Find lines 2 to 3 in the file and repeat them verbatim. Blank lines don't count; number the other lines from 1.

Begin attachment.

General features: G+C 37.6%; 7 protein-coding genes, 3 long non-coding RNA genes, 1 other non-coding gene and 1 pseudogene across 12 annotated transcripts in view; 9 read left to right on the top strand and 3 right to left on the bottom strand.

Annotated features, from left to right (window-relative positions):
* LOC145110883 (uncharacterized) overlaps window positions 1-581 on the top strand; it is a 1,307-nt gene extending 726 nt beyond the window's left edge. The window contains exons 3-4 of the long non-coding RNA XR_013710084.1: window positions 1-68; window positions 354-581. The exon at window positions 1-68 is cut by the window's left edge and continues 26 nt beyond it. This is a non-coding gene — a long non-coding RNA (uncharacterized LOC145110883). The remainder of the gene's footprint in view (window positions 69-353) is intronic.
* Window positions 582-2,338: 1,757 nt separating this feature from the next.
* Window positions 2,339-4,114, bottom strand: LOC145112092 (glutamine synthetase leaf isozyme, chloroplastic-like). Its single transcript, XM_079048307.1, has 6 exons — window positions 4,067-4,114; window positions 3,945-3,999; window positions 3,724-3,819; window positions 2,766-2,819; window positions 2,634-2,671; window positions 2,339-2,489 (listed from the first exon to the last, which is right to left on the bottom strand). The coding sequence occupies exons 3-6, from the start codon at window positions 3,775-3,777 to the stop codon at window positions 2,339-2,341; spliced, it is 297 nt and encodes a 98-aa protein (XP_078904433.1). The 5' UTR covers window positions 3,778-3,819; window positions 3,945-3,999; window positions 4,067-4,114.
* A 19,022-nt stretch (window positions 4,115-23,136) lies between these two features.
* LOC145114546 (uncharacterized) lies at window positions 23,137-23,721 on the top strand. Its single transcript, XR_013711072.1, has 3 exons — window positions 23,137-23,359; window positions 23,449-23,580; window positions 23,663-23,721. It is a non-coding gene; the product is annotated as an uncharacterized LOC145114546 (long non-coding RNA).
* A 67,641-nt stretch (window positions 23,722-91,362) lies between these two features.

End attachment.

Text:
Annotated features, from left to right (window-relative positions):
* LOC145110883 (uncharacterized) overlaps window positions 1-581 on the top strand; it is a 1,307-nt gene extending 726 nt beyond the window's left edge. The window contains exons 3-4 of the long non-coding RNA XR_013710084.1: window positions 1-68; window positions 354-581. The exon at window positions 1-68 is cut by the window's left edge and continues 26 nt beyond it. This is a non-coding gene — a long non-coding RNA (uncharacterized LOC145110883). The remainder of the gene's footprint in view (window positions 69-353) is intronic.